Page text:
In the Dark Brightly

​When I was a kid, the snowmachines would plow the roads in my neighborhood and leave the snow in a large pile in the middle of a cul-de-sac. The neighborhood boys would go out and mess with it and turn it into half a fortress and half a King of the Hill battleground.
The winters in Alaska are long and deep and often clear, and I was lucky in that my grandmother would often give me a little more time to spend outside after the street lights came on.
I’d find myself out on that snow hill alone a lot. In my snow pants and my snow jacket and my gloves and thick hat, I would lay down on top and stare up at the pearls that sat atop a clean black silk blanket. I must have been ten, twelve years old.
I didn’t think about love then, or at least not in the same way I do now. I didn’t think about death, or success, or what it meant to be happy. I was a troubled kid. I grew up in a healthy household but parental addiction and strife were always in the periphery and I was bullied a lot.  So a lot of who I am now was there then. Maybe even the purest, most enduring part: I just wanted to be. I wanted to… I don’t know, experience. Something. Anything of value. I was a kid staring into the cosmos, for a brief moment away from my loving but sometimes overbearing grandparents, away from my dad smelling like sweat and cheap beer, away from my mom asking me for cab money on my birthday. I didn’t know what happy was supposed to be, or sad, or normal. I was just a kid looking out into a deepness I couldn’t quantify and wanting to step out from where I was into somewhere autumn, somewhere with street musicians, somewhere paupers got to share a short conversation with princesses.
I read a lot then, as I’ve written about, in order to escape. And with a mind full of stories and an open sky above me, a quiet night holding me and with the straw colored glow haunting the snow around me… it was still. It was all so still. My wild mind could find a moment of peace to just hope for something different down the line. I didn’t know what I wanted then, and what I’ve actually wanted has changed over the years, but I knew I wasn’t fulfilled. Something in the night sky, this unfathomable depth beyond the stars, spoke to me of fulfillment. That it would be there somewhere.
I’m much older now. I view the same sky with more critical eyes, and more tired ones, and eyes more prone to tearing up for no reason. But that stillness still steps beside me. That calm still takes the coat from my shoulders and the hat from my head. I see the same stars I ever did, and they still tell me that they’re waiting for me to join them out on the patio with a decent beer, but not a fancy one. That high-end, blue-collar shit.
Nearly two decades later, I’m still that kid on the hill. A little more bruised. A little more scared. As home as ever in the dark brightly.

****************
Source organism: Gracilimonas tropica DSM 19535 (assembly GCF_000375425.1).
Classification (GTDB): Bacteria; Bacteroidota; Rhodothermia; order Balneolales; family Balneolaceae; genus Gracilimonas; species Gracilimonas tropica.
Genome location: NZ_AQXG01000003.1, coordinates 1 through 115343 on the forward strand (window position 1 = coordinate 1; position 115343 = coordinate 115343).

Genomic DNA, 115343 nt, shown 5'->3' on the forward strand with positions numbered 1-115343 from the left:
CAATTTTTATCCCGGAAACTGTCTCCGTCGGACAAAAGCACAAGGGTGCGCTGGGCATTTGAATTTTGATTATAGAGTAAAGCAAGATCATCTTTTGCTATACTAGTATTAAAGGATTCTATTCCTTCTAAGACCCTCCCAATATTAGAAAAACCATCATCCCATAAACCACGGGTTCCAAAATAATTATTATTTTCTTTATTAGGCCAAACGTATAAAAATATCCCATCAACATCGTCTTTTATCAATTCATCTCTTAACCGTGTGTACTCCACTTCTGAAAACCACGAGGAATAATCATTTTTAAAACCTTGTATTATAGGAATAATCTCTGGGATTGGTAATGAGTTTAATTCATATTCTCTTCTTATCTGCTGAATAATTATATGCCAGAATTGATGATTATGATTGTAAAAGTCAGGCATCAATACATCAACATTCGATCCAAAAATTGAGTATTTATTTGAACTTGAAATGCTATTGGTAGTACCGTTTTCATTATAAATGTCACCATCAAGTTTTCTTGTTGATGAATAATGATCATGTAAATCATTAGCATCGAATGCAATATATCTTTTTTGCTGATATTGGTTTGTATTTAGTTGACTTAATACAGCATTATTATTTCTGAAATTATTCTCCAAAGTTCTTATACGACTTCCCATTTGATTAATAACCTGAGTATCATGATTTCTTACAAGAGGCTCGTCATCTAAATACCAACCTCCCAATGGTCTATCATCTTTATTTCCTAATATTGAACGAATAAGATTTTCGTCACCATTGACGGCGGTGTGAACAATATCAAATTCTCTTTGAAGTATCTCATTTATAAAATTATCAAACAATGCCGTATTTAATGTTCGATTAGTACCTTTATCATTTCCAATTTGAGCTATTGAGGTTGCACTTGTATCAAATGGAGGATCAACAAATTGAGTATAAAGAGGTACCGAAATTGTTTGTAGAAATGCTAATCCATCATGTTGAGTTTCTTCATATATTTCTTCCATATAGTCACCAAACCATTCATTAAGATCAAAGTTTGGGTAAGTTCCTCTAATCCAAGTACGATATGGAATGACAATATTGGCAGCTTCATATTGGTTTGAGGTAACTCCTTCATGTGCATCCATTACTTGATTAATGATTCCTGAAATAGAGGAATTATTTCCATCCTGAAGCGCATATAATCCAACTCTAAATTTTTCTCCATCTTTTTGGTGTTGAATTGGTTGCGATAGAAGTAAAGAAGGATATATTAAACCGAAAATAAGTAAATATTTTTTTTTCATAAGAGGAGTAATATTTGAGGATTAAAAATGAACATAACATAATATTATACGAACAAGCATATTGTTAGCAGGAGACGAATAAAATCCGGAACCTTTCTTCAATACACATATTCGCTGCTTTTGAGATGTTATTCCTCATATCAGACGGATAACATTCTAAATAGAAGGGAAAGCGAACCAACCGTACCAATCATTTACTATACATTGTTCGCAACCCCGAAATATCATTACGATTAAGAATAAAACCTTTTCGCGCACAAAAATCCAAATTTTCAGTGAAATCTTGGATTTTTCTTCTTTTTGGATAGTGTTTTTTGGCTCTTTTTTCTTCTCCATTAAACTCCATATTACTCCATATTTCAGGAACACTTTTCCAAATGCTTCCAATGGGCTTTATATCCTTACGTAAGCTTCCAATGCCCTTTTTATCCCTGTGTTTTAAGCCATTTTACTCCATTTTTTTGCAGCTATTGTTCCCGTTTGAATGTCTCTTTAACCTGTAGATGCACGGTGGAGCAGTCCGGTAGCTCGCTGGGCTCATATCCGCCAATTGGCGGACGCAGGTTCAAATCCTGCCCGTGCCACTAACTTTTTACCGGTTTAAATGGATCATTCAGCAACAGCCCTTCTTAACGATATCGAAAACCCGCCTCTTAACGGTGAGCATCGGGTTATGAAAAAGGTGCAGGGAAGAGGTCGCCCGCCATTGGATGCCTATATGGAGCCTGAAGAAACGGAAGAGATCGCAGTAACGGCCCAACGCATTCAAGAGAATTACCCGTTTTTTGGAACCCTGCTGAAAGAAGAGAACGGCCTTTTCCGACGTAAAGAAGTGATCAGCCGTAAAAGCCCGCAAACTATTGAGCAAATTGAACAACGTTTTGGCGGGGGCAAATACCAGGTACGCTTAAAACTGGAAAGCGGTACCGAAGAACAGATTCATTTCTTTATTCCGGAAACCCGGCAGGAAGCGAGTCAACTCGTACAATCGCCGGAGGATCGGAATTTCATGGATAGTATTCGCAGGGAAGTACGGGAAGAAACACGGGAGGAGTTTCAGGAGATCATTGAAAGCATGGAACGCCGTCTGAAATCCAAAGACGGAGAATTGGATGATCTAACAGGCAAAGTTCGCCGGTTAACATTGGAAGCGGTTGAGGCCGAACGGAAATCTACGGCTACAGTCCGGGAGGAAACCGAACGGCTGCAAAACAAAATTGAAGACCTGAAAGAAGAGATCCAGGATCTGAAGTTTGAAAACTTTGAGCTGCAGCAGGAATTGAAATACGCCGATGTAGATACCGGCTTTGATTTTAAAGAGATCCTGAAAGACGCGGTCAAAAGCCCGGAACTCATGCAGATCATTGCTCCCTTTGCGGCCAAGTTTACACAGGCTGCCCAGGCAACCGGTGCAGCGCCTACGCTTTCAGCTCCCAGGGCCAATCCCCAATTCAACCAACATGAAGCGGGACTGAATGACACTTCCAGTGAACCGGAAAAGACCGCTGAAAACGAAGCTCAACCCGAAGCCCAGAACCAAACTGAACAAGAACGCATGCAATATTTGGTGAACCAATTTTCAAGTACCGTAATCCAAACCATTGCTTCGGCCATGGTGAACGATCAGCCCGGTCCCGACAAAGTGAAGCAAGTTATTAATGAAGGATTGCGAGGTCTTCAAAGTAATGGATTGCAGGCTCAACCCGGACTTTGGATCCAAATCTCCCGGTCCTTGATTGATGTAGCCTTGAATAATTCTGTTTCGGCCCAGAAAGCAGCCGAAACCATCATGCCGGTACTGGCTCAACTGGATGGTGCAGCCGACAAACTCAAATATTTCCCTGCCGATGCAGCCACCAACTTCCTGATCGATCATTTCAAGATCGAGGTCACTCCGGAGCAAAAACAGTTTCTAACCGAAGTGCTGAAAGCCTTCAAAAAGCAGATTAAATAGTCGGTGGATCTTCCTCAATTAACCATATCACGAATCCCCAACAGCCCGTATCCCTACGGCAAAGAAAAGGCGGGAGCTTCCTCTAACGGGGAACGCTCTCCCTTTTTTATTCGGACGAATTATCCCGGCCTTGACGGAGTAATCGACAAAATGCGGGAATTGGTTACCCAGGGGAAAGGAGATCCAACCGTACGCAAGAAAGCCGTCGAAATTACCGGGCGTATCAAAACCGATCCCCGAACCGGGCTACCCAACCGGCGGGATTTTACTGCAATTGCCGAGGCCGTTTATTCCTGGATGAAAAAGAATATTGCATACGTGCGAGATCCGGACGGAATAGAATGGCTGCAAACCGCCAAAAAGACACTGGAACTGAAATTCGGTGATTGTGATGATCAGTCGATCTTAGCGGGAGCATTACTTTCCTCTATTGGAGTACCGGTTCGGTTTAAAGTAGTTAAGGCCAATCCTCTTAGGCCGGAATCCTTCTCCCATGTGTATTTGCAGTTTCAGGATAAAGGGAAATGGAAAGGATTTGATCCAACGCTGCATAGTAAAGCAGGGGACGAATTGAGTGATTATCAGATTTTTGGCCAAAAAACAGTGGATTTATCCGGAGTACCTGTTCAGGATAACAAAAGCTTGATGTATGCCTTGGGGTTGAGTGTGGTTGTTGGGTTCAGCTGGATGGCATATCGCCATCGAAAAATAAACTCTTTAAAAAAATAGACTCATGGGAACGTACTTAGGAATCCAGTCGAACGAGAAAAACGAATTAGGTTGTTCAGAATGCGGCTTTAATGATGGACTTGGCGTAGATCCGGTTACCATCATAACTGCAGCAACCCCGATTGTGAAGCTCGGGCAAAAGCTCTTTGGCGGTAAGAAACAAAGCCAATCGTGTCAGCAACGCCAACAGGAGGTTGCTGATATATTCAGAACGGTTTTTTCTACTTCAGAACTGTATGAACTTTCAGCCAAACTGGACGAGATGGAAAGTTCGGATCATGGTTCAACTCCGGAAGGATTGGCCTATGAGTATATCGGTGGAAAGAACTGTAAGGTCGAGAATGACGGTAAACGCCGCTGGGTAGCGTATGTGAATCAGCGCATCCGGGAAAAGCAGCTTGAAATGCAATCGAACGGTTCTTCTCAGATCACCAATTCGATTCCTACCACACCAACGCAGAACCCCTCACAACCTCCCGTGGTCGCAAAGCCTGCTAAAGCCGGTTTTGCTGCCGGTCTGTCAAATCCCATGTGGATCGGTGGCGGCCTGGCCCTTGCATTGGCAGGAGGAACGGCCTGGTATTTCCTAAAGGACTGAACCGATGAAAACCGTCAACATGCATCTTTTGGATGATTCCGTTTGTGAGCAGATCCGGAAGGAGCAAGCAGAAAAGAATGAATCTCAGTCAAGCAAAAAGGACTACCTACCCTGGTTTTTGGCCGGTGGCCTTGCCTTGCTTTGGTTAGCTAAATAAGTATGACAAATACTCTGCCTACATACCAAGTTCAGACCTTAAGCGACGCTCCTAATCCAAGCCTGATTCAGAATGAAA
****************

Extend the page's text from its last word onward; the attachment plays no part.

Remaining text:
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Close Enough to Fall

Autumn is my favorite season.

For most people, autumn signifies the beginning of the end, the harbinger of winter, the last hurrah before the year ends and begins anew, the year itself being a phoenix that, at least where I’m from, rises not from ashes but from a fresh ivory powder, cold and wet and long. For most people, autumn is the bed news bear they women up to after a long night of drinking and having fun with summer.

For most people, their year ends on December 31st and begins on January 1st. Not for me, though. Those are just days.

My year begins and ends in Spring, May 10th, the day I was brought into this world covered in blood and greeted by a string of pained profanities. I calculate my years by a full 365 days on earth to accomplish  (or fail) in whatever tasks I’ve set ahead of myself. It doesn’t seem fair to me to give up 129 days just because I wasn’t around to see them (if you’re wondering, I didn’t accomplish a lot that first year I was around. Walking, maybe. A couple lazy words, perhaps. My second year was far more productive: I ruined an entire marriage).

So my year starts when the flowers begin to boom, under the handful of showers slinking away from April, somewhere behind the dirty caked patches of snow struggling to survive on the sides of the road. Spring is messy, as is birth, and beautiful, and full of life, but fledgling. Summer is full of sunshine and brightness and long days (good long, not hours of being screamed at by customers long). And then autumn.

For many, the fall season is full of melancholy. Resignation. Hell, there are even those who love winter and so want to skip through autumn as quickly as possible to get to the skiing and snowboarding and snowmachining.

Me, I like the colors. Alaska in fall is gorgeous, especially out in the wilderness and on the hiking trails. I don’t get out there much. I grew up watching films set in places like Seattle and New York and Paris: bigger cities with long stretches of neighborhood with trees that towered over the streets, awash in shades and hues once August hits, a song by sight through October.

I’ve never been to New York City. I’ve only driven through it in places like Kentucky and Tennessee and, yes, Seattle. But the first time I got to walk through a long stretch like that, like I had seen in the movies, I was 18 years old. It was a park somewhere in London. Steve Irwin had just been killed by one of the last animals anyone would have guessed, and though I was never much an avid watcher of his show, he was well known enough that it was jarring news to wake up to. So I was there, young, the furthest from home I had ever been, with only one person with me that I knew, contemplating mortality while the trees all died around me.

It was sad, and it was beautiful.

I go for long walks often, and when it isn’t autumn here, I pull that memory of London from the tail end of September and set it right behind my eyes. I walk a lot, I think a lot, and as the year begins to slip into a long, dark difficult period (but not the end! Not the end of my year), I reflect on what I’ve done since my birthday. Where I stand with the goals I had set for myself that year. What I plan to do or change to reach them once snow begins to fall and I have to dig my heels in.

This year, it’s a weird one. I hit my three year mark in a job I enjoy sometimes but don’t want to turn into a career. I’m still living in a place that doesn’t seem to satisfy me on an emotional or mental level, a place that doesn’t seem to offer me many opportunities to grow as a person and as an artist. I’m sitting on a novel that should have taken me three months to write and is now a nearly ten month endeavor, because… why? I don’t want to close the door on a chapter of my life that was always supposed to be fleeting? Because I wanted to believe a certain kind of love could work out and I’m using art to work through why it can’t?